Supreme Court Travel Ban Review Shouldn’t Affect Students, Staff

University still advises consultation with ISSO advisors


The Supreme Court yesterday allowed certain travel restrictions sought by President Trump to take effect, but an exception appears to cover BU affiliates. Photo by sframephoto/iStock.

BU students, faculty, and staff, including students admitted beginning this fall, apparently will not be barred from entering the United States and seeking a new visa by the partial travel ban temporarily allowed by the Supreme Court yesterday. The University nevertheless advises visa and green card holders to consult with the International Students and Scholars Office (ISSO) on travel plans.

The court allowed parts of President Trump’s restrictions on people seeking entrance from six Muslim-majority nations, first issued in January and revised in March, but ruled that those restrictions “may not be enforced against foreign nationals who have a credible claim of a bona fide relationship with a person or entity in the United States.” The high court said it would revisit the travel restrictions this fall to render a final decision.

“It appears that individuals from the six listed countries seeking to study, engage in other scholarly activity, or work at Boston University would have a credible claim of a bona fide relationship with a US entity, allowing them to be granted a new visa,” says Willis Wang, a BU vice president, associate provost for global programs, and deputy general counsel. The six countries are Libya, Syria, Iran, Sudan, Yemen, and Somalia.

Wang says that while anyone with a valid visa or green card status should be eligible to enter the country, “the situation has been quite fluid, so we strongly advise people to seek advice from their International Students and Scholars Office advisor. BU will do what we can to assist our students, faculty, and staff in documenting their relationship with our University so that they may travel here and continue being an important component of our community.

“If a person does not have a valid visa and has applied for one,” he says, “what we have heard is that the process of obtaining a new visa has slowed significantly. Hopefully, when the Supreme Court reconvenes in October to hear the case, it will strike down the executive order in its entirety.”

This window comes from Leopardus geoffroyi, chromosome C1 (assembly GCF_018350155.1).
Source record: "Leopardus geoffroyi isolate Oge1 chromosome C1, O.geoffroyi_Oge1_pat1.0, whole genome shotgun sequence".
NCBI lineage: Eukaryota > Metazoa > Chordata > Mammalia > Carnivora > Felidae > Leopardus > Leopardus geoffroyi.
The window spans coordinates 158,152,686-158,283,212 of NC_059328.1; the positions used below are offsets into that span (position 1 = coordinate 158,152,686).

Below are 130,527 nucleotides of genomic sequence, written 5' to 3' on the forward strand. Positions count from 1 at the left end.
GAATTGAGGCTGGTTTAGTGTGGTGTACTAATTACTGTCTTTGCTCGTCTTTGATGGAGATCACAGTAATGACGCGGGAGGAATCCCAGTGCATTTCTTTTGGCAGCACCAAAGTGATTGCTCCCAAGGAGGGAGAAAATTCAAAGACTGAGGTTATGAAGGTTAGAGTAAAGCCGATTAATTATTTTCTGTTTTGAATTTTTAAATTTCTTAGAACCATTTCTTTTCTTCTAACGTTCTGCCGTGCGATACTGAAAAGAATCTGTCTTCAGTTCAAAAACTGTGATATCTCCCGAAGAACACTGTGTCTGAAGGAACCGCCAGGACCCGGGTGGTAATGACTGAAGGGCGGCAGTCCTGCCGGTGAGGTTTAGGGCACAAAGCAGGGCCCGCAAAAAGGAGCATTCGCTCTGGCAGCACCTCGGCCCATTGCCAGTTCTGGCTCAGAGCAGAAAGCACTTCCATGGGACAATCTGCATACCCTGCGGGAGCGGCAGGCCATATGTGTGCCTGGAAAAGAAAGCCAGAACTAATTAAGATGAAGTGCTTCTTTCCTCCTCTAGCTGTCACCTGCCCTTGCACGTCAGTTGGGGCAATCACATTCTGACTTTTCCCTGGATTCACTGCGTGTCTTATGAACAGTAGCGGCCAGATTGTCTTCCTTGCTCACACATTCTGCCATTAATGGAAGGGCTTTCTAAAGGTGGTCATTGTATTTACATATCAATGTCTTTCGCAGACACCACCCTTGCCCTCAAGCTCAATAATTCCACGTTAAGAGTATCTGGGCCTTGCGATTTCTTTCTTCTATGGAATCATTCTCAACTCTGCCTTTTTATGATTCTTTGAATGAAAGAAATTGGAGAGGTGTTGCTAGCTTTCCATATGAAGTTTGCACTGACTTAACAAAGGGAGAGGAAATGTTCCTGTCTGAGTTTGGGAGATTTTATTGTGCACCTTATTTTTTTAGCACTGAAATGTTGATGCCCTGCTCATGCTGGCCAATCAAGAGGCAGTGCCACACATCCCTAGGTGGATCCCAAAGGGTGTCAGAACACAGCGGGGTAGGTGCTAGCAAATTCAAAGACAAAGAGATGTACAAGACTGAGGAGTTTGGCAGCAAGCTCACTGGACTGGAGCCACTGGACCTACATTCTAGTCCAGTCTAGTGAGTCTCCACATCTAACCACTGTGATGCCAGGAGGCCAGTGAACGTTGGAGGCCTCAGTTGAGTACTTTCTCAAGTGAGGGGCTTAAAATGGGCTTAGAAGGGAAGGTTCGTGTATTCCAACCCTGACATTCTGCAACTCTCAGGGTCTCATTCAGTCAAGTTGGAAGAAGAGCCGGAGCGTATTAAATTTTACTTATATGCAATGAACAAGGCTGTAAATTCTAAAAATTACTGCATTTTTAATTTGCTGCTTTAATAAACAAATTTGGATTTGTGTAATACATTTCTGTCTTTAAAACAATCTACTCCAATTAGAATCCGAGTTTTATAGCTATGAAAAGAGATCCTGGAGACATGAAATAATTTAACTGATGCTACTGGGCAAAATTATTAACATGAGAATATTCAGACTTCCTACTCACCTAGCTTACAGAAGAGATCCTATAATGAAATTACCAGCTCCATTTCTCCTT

Trump’s revised March executive order barred most people seeking to enter the United States from the six nations for 90 days, and all refugees for 120 days. The president argues that the restrictions are necessary to keep potential terrorists away while his administration studies current vetting procedures for immigrants. The Supreme Court’s decision also gave a green light to that study.

Critics of the travel ban, noting that no residents of the six affected nations have committed terrorism on US soil since the 9/11 attacks, branded the restrictions unconstitutional religious prejudice. Two federal judges and two federal appeals courts blocked the restrictions either on those grounds or on grounds of violating immigration law.

The Supreme Court decision included a partial dissent from Justices Clarence Thomas, Samuel Alito, and Neil Gorsuch; they wanted the ban to apply to all travelers.

The decision “is not a victory for the Trump administration,” says Sarah Sherman-Stokes, a School of Law clinical instructor in the Immigrants’ Rights and Human Trafficking Program.

“It appears from the language of the decision that this ban will primarily impact refugees who have no bona fide relationship with a person or entity in the United States,” she adds. “Many refugees waiting abroad already have family members here in the United States. While implementation of this watered-down ban will be devastating to many, I think the group it will impact is considerably smaller than it could have been. I’m hopeful that the Supreme Court will permanently strike it down in its entirety this fall.”

Author, Rich Barlow can be reached at